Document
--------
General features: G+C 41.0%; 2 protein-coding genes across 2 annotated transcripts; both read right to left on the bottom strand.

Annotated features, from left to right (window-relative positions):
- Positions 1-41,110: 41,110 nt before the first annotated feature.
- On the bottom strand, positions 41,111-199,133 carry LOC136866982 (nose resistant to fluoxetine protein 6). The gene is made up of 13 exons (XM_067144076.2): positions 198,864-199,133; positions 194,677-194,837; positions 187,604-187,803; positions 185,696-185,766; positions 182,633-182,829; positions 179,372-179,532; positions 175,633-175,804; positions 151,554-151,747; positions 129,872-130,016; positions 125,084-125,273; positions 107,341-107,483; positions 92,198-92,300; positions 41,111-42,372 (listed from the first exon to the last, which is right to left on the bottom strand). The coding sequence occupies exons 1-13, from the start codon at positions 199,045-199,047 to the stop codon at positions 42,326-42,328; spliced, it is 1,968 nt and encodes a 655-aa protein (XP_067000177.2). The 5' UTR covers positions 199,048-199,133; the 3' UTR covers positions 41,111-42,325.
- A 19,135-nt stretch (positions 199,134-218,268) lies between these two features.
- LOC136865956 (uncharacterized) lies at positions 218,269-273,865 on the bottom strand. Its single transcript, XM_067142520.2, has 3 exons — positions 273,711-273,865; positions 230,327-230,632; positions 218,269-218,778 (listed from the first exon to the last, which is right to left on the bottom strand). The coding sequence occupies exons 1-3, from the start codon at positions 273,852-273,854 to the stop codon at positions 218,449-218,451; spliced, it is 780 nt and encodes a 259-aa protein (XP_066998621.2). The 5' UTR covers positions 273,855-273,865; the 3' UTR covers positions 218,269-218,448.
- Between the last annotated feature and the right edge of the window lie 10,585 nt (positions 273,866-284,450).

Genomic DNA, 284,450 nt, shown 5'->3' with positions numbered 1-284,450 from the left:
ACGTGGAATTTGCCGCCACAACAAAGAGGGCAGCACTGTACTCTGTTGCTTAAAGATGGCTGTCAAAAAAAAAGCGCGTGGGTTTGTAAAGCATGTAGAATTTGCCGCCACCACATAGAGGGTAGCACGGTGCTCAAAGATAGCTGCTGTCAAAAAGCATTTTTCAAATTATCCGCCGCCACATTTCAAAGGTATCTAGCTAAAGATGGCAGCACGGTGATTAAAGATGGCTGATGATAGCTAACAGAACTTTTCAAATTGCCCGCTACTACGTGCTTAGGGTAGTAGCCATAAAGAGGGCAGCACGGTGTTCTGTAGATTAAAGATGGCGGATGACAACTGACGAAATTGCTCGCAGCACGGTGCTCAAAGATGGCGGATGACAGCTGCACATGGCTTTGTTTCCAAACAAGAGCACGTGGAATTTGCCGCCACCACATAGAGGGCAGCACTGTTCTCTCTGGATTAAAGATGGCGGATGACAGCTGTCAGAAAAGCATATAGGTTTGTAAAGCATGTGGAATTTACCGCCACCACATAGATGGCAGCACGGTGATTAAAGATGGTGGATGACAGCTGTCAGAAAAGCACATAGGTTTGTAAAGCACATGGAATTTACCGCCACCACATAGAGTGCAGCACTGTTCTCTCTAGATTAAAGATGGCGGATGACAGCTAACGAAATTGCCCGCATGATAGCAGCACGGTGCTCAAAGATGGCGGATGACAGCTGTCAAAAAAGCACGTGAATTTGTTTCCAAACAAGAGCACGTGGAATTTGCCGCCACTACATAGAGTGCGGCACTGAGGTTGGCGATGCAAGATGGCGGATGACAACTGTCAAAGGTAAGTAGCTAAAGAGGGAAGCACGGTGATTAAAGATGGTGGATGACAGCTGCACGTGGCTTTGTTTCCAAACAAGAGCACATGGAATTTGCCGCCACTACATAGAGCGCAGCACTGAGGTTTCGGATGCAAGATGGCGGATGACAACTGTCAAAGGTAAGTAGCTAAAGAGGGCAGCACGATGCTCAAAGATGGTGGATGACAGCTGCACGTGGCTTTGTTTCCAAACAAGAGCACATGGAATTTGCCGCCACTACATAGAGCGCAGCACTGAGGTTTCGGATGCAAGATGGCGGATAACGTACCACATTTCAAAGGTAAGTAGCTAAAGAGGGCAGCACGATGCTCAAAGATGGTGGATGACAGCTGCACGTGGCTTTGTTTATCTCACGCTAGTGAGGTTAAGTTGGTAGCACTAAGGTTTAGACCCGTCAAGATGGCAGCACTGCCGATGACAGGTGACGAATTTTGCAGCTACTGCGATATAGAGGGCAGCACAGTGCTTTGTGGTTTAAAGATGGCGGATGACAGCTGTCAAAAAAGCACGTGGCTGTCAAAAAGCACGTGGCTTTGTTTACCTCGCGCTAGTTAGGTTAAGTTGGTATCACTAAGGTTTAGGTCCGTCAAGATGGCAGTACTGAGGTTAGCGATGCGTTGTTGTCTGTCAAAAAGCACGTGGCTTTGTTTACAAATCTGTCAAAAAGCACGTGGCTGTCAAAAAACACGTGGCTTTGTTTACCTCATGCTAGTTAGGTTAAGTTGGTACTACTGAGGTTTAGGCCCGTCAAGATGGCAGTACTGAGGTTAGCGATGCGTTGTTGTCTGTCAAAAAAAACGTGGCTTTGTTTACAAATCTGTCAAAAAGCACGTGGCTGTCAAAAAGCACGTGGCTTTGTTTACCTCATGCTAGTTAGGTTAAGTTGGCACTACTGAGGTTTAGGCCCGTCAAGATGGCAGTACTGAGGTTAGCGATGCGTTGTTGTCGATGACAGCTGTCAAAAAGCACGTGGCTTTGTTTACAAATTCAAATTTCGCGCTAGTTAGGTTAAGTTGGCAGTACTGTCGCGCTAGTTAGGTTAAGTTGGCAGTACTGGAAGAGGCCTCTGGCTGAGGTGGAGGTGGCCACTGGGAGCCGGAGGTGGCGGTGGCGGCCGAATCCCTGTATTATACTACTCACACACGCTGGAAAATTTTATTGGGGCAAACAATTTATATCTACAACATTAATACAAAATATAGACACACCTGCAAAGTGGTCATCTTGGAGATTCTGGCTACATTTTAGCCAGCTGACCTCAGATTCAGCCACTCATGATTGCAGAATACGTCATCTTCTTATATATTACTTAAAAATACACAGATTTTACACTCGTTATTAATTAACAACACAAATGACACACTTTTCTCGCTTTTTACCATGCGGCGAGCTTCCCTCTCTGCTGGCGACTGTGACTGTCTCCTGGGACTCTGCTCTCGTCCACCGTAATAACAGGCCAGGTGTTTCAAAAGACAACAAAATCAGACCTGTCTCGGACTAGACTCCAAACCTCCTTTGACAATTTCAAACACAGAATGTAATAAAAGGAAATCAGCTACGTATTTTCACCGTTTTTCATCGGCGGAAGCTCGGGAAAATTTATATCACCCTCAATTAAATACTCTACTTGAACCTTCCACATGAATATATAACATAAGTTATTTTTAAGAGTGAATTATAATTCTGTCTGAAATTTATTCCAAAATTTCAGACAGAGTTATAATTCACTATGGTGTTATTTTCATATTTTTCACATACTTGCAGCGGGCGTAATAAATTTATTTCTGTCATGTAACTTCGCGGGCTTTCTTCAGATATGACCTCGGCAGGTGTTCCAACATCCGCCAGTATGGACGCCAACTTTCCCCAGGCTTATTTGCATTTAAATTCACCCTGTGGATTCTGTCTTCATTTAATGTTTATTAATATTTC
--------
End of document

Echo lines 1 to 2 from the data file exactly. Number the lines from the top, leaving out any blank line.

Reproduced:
General features: G+C 41.0%; 2 protein-coding genes across 2 annotated transcripts; both read right to left on the bottom strand.

Annotated features, from left to right (window-relative positions):